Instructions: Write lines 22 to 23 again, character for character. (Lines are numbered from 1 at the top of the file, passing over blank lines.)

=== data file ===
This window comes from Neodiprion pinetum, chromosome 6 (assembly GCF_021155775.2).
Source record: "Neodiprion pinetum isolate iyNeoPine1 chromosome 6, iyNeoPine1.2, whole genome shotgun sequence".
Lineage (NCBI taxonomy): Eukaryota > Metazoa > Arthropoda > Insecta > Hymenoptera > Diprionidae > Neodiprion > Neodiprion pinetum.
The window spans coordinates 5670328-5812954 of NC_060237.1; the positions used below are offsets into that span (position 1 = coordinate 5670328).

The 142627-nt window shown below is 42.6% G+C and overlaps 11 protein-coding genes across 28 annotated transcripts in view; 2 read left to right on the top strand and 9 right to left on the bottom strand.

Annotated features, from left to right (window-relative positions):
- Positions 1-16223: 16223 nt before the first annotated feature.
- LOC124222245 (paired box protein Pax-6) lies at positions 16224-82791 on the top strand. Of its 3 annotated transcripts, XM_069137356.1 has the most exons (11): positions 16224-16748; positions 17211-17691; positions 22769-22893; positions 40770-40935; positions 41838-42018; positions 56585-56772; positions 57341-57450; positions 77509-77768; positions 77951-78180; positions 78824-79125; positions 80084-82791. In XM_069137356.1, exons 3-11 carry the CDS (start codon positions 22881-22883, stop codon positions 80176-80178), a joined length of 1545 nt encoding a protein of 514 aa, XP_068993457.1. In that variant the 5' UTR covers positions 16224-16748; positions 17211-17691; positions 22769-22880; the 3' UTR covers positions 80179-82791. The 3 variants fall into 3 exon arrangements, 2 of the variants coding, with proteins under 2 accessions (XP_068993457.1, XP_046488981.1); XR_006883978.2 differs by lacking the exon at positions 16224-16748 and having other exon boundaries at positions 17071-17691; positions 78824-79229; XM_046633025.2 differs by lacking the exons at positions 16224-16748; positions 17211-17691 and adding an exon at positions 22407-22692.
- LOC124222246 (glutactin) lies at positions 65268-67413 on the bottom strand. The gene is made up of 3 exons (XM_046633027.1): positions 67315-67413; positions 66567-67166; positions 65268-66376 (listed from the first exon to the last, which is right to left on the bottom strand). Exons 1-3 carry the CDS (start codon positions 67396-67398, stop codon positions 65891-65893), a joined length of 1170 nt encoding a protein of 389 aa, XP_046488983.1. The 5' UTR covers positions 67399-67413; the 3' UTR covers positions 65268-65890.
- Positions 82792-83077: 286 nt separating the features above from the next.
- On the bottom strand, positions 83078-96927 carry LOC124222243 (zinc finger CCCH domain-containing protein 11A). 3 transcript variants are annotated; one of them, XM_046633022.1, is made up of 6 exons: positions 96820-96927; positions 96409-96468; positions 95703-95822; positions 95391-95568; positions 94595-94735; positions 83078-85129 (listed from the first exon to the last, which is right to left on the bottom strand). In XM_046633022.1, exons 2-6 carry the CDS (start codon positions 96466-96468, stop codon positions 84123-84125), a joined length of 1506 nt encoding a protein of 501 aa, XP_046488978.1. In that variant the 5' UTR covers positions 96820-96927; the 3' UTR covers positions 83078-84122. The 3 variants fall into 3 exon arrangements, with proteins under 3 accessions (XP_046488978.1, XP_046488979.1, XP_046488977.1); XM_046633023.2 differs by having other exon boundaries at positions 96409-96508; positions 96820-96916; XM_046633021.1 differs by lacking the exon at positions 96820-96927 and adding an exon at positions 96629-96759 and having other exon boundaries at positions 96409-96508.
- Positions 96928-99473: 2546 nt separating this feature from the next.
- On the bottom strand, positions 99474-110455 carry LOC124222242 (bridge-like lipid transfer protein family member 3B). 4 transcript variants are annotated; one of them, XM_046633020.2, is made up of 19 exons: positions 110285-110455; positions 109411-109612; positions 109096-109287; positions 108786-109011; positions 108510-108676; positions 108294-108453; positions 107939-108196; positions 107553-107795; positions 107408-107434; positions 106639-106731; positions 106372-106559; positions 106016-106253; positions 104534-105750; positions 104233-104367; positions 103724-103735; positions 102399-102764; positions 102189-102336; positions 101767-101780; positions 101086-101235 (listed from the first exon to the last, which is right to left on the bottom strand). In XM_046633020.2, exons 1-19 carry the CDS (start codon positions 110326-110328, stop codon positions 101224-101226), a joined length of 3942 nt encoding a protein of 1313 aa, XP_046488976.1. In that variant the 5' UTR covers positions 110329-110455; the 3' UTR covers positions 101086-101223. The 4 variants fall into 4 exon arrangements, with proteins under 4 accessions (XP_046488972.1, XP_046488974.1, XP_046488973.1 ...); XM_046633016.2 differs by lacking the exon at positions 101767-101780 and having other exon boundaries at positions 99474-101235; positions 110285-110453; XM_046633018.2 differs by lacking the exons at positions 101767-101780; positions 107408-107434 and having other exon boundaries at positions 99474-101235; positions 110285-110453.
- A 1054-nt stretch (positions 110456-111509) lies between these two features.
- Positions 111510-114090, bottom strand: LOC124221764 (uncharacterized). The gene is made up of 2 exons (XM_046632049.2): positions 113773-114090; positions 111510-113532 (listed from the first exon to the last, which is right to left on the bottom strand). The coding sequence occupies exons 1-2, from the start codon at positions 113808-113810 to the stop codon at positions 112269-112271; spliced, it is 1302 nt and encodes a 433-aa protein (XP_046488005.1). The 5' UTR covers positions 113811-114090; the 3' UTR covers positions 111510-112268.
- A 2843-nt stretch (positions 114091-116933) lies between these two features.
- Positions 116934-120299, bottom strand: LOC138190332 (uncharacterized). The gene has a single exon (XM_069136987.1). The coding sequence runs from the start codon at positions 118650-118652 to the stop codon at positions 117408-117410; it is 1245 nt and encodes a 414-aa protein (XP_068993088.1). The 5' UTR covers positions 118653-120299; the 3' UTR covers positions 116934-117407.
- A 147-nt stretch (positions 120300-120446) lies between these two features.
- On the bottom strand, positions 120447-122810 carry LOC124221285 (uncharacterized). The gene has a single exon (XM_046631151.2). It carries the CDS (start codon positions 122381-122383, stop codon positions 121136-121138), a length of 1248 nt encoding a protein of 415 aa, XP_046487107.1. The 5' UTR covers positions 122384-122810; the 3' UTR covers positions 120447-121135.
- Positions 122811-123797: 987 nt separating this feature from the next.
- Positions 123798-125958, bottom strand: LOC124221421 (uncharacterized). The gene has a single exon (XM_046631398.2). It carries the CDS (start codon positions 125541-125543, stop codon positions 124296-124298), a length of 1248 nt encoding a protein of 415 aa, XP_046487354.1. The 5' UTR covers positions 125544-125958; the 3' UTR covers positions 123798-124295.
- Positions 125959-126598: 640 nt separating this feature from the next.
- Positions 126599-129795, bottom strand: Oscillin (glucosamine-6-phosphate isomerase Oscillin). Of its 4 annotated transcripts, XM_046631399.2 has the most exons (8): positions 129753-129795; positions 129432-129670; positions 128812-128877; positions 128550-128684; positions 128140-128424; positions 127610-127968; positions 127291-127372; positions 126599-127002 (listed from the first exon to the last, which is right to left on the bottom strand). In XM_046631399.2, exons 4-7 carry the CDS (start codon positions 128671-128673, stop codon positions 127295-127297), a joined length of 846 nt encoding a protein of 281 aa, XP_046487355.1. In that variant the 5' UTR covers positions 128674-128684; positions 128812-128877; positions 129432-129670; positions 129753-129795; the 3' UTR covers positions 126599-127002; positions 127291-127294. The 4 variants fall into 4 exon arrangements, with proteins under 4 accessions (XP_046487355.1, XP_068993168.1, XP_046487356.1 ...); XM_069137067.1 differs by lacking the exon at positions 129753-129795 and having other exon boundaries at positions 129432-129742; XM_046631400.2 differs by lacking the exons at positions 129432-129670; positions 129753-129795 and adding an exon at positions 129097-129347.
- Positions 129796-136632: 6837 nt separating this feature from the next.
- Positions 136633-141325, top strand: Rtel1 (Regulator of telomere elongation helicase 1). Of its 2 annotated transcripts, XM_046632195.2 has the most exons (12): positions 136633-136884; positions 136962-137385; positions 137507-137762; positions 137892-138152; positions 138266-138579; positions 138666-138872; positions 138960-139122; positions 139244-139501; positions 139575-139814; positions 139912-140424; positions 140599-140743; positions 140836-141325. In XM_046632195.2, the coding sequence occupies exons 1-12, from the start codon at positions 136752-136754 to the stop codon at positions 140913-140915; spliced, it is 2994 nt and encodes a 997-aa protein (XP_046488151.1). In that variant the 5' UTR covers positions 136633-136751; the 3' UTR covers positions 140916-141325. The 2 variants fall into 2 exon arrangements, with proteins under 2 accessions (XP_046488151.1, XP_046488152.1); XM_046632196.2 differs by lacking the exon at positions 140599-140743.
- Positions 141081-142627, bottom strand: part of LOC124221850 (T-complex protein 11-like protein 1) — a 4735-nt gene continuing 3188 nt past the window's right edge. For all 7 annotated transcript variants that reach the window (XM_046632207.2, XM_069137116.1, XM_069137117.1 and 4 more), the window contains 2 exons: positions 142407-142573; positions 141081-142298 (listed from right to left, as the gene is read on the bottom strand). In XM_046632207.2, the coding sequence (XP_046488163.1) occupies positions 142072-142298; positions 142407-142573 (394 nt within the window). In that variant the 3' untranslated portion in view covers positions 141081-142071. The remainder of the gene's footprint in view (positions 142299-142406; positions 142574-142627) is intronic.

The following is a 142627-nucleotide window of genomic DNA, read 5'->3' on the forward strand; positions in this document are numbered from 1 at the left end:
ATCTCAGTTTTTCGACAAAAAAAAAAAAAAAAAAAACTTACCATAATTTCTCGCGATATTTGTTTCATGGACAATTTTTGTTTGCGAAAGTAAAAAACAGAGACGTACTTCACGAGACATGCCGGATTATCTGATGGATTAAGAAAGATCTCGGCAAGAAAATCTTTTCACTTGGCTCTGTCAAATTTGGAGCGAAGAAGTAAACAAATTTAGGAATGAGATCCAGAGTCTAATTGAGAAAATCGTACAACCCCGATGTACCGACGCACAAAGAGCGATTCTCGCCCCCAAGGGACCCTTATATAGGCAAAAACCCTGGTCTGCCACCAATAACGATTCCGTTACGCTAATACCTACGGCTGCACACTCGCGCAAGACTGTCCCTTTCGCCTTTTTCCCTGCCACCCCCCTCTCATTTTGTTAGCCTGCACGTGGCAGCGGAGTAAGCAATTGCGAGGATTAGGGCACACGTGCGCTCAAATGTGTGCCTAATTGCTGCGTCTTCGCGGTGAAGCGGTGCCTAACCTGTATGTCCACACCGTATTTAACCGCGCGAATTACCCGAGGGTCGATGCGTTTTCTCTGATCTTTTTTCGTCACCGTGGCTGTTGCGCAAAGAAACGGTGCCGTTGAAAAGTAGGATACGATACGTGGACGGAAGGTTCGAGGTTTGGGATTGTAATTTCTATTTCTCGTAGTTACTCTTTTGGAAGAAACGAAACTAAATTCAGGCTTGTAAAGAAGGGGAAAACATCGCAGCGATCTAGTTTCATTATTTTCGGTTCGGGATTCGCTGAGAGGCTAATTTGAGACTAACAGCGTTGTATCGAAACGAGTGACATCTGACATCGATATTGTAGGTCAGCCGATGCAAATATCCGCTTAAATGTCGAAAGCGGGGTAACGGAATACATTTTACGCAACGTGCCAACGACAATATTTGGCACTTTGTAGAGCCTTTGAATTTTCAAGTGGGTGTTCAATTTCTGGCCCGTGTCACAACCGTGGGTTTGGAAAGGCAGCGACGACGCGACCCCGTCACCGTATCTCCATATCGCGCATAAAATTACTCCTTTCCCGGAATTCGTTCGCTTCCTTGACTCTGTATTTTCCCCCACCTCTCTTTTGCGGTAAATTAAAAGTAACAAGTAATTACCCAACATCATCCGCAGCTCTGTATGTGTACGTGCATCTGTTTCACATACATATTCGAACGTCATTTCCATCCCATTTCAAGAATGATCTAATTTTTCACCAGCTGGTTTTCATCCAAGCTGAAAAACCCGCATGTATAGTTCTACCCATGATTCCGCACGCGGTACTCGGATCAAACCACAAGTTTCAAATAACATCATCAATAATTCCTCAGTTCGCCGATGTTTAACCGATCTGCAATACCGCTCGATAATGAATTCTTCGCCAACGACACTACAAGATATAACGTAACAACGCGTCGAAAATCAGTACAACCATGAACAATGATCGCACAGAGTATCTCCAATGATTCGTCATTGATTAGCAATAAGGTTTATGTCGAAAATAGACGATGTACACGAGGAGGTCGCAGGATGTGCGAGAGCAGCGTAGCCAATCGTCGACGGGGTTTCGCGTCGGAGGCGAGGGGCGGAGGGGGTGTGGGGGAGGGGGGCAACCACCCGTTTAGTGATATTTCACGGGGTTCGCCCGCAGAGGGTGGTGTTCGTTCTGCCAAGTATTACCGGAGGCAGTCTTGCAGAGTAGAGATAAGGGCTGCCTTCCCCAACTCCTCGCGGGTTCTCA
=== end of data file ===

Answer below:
- Positions 125959-126598: 640 nt separating this feature from the next.
- Positions 126599-129795, bottom strand: Oscillin (glucosamine-6-phosphate isomerase Oscillin). Of its 4 annotated transcripts, XM_046631399.2 has the most exons (8): positions 129753-129795; positions 129432-129670; positions 128812-128877; positions 128550-128684; positions 128140-128424; positions 127610-127968; positions 127291-127372; positions 126599-127002 (listed from the first exon to the last, which is right to left on the bottom strand). In XM_046631399.2, exons 4-7 carry the CDS (start codon positions 128671-128673, stop codon positions 127295-127297), a joined length of 846 nt encoding a protein of 281 aa, XP_046487355.1. In that variant the 5' UTR covers positions 128674-128684; positions 128812-128877; positions 129432-129670; positions 129753-129795; the 3' UTR covers positions 126599-127002; positions 127291-127294. The 4 variants fall into 4 exon arrangements, with proteins under 4 accessions (XP_046487355.1, XP_068993168.1, XP_046487356.1 ...); XM_069137067.1 differs by lacking the exon at positions 129753-129795 and having other exon boundaries at positions 129432-129742; XM_046631400.2 differs by lacking the exons at positions 129432-129670; positions 129753-129795 and adding an exon at positions 129097-129347.